What is one characteristic that you believe every leader should possess? I believe that understanding and respecting various perspectives is important. Throughout the course of our career and different roles within organizations, we are constantly creating, observing and absorbing perspectives. Sometimes these perspectives are enlightening, humbling, frustrating, engaging and energizing. We all come from different backgrounds, with different perspectives and unfortunately prejudices. By relating to individuals and understanding their perspective, a successful leader can more effectively align with their employees, provide effective leadership, and help them grow.

What advice to you have for future leaders? Be open to change and be patiently impatient.

If COVID-19 has taught us anything, is that change is inevitable, and whether we want or desire it, it’s bound to happen. Opportunities present themselves during moments of change and it’s your decision on what you do with that opportunity — you own your success.

I’m a firm believer in education and the pursuit of continued learning in multiple forms (e.g. formal education, self-taught/guided learning, experiences, etc.) these all take patience. However, while education takes a certain level of patience and time; it is important to be eager to learn, have the fire, and as I like to say, be patiently impatient. You must take initiative, get out of your comfort zone and absorb as much as you can in the moment.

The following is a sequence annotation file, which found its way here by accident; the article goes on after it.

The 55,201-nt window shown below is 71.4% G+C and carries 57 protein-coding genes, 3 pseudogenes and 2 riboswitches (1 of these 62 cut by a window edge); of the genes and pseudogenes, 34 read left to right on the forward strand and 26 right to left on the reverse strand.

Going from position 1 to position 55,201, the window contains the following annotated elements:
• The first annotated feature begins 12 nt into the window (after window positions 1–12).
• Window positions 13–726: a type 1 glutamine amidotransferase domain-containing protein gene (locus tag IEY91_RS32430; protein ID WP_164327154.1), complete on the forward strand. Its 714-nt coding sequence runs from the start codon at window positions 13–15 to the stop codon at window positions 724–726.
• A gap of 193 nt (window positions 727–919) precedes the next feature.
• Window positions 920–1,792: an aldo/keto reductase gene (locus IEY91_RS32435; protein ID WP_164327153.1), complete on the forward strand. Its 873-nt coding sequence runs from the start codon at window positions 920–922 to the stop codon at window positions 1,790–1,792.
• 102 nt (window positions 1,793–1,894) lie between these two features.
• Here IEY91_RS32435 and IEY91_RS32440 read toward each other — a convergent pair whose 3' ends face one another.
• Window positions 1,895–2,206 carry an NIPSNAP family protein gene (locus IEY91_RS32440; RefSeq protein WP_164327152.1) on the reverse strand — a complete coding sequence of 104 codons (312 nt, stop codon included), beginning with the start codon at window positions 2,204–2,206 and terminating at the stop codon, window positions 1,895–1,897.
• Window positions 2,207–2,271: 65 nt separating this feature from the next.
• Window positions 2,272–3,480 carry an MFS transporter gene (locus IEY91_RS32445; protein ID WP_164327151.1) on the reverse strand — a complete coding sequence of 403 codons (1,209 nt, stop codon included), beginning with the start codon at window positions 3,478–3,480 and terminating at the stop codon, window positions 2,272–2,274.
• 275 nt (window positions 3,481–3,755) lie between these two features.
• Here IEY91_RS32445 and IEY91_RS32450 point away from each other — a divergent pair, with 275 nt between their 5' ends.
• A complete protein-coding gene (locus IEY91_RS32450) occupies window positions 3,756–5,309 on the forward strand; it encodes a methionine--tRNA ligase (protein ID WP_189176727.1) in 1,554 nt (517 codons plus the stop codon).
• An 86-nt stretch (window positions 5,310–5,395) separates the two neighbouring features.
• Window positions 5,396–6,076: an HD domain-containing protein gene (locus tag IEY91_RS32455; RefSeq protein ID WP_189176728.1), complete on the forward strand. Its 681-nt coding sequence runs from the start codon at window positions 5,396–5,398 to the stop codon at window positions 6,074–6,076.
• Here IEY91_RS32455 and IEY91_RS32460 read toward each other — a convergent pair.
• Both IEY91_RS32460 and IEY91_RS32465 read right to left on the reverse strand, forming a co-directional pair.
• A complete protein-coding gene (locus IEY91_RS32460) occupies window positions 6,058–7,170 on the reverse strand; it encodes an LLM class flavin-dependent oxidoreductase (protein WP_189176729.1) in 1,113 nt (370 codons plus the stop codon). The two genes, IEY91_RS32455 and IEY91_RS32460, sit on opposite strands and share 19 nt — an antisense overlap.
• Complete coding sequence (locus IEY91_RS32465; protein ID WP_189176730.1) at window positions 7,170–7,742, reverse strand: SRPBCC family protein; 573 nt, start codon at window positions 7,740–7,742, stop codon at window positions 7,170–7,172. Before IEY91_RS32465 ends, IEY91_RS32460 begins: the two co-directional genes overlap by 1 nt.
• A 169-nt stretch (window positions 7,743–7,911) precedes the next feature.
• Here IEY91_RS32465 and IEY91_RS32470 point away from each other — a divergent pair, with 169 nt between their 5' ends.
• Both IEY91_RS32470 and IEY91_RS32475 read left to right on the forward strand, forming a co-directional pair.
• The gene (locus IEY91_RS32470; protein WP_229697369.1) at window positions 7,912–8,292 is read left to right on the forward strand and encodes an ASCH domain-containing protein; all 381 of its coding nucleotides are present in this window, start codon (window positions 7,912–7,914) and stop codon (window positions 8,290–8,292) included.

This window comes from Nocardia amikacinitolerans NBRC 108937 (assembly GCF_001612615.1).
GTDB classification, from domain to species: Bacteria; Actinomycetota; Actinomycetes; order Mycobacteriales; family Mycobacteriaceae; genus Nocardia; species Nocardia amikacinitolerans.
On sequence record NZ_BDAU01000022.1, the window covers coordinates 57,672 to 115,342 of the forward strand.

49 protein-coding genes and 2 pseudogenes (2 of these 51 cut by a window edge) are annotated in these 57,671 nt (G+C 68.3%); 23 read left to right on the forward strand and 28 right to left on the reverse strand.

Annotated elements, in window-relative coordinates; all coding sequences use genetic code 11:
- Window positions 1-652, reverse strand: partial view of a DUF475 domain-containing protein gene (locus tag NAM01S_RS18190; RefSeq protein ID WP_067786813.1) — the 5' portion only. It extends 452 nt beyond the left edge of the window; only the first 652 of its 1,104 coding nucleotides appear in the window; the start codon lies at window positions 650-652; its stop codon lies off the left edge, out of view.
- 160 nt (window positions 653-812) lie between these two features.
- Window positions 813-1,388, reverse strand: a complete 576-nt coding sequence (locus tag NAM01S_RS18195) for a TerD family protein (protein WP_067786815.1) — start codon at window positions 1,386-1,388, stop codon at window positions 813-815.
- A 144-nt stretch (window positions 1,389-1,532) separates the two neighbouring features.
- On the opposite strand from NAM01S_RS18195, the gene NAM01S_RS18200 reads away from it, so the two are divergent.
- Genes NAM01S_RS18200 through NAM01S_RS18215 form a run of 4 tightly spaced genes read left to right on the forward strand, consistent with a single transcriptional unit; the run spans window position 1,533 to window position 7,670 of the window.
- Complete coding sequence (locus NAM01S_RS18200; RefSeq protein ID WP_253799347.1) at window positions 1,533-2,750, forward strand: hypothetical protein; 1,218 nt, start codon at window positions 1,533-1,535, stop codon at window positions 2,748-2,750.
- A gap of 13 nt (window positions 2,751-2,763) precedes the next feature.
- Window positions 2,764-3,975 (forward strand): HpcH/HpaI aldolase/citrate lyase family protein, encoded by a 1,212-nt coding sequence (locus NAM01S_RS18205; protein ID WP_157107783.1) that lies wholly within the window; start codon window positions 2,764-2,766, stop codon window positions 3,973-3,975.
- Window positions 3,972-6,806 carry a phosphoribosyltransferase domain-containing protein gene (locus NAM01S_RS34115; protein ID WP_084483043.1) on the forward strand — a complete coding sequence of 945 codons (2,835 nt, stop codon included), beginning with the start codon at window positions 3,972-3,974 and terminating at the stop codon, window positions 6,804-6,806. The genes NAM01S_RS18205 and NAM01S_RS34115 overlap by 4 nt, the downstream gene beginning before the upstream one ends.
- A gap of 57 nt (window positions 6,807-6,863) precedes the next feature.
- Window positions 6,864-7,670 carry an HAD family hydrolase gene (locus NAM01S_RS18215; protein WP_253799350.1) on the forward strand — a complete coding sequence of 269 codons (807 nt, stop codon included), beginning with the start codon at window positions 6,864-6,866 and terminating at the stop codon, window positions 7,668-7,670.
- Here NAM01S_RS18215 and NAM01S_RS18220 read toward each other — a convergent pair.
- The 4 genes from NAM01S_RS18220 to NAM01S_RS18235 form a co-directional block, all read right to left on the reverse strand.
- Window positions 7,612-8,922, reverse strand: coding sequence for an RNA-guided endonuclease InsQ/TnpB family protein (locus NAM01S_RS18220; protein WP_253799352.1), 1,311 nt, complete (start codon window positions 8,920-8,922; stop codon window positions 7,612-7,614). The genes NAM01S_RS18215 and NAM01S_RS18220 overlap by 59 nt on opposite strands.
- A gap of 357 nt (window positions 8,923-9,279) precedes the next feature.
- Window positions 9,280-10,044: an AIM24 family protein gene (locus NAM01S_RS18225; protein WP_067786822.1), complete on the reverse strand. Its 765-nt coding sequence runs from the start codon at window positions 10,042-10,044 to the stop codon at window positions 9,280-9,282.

What lessons can leaders take away from the current pandemic? I believe the effects and lessons from COVID-19 are to be fully seen and learned. However, there are some apparent trends emerging in how we conduct and desire to conduct our professional and personal lives.

In large part, by nature we are collaborative and social, this is evident by the desire and need for video conferencing in our work environments. Therefore, so many of us have spent countless hours and late nights talking to friends and loved ones on video, as we haven’t been able to be in person face-to-face.

I mention this because I believe leaders need to find ways to facilitate social interactions that facilitate intellectual curiosity and creativity now and well into the future.

What are two or three of the best things about being a leader? Creating an environment for people to learn, grow and achieve their personal and professional goals. I believe in hiring the right people for the role, enabling them and giving them the opportunity to succeed while being present to provide assistance when and where needed.

One of my favorite analogies I’ve heard in my career is, “We can afford to let the car drift off the road and hit the guard rail but we cannot let the car end up in the ditch.” I feel leaders are the guard rails to serve as support when needed and help employees grow from experiences.